Co-Education at Hopkins

A guide that examines the history of co-education on the Homewood Campus under the Freshman Fellows 2022-2023 program. Curated by Amy Li (A&S '26) under the mentorship of Katie Carey.


Profile Photo
Amy Li

Female roommates in Wolman Hall, 1970s. 

Courtesy of Mindy Farber (A&S '74)

Residents of Clark Hall when the first dormitories for freshman women opened, 1972.

University Archives Photograph Collection

Female undergraduates in student lounge, 1972. 

University Archives Photograph Collection

The history of women at Hopkins is multi-faceted and nuanced: while women were denied official academic opportunities on the Homewood Campus, they had been heavily involved with the university since its founding in 1876. Co-education had been deeply considered and debated since Hopkins’ beginnings, with President Daniel Coit Gilman seeking advice from other university presidents, notably Presidents Charles William Eliot of Harvard and James Burrill Angell of Michigan. Meanwhile, women were admitted to the university’s graduate programs, such as the medical institutions and the School of Advanced International Studies. With gradual changes in higher education, especially in the late twentieth century for the undergraduate division, the concept of coeducation became a reality by 1970 when Hopkins admitted a few Baltimore students early in the spring and ninety women as full-time undergraduate students in the fall. 


Welcome to my LibGuide! My name is Amy Li (A&S '26), and I am a Freshman Fellow for the 2022-23 academic year. I was inspired to research more about the history of women after reading Julia B. Morgan’s Women at the Johns Hopkins University: A History (1986), presented to me by knowledgeable and enthusiastic mentor, Katie Carey. Morgan was a Hopkins alumna and Hopkins’ first University Archivist in 1977, and throughout her book, she examined the roles that different women—from Martha Carey Thomas to Mary Elizabeth Garrett—played throughout the university’s history to ignite the idea of coeducation for years to come. As a women’s history devotee who grew up reading American Girl and enthusiastically took history courses, I am beyond honored to investigate this topic as my project. I encountered a myriad of old documents and articles about the momentous decision and student life in Special Collections that I cannot wait to share with the Hopkins community.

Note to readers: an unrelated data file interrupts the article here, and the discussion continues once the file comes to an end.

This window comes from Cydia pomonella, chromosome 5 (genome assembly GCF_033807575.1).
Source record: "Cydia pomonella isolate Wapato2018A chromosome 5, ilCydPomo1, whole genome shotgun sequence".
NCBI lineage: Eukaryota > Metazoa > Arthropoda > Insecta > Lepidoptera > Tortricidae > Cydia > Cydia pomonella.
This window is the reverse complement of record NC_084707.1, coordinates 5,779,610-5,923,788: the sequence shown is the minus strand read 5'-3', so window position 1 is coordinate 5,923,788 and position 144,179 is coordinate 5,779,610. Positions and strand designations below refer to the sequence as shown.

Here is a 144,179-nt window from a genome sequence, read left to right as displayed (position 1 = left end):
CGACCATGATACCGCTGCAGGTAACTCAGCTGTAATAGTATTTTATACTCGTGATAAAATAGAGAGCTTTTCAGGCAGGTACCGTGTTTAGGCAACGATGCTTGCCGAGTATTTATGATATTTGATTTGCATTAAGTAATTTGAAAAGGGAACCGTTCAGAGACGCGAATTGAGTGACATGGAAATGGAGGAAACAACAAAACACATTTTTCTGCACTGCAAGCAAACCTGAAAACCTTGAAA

Women at the Johns Hopkins University: A History (1986) by Julia B. Morgan (A&S '76) (right).

Sheridan Libraries Special Collections

As Aya Hecht (A&S ‘82) emphasized in her 1981 Zeniada piece, “Ten Years of Women at Hopkins: An Overview,” “Hopkins women certainly did not all have the same experiences here—some liked it, some hated it, some loved it, and for some it was all of the above, not necessarily for the same reasons.” For my research, I identified the general trends based on the archival information and hope to paint a realistic picture of the past to a modern audience. I also appreciated this opportunity to reflect on my role as a female undergraduate student at Hopkins and honor the women before me who paved unprecedented paths to expand higher education to women.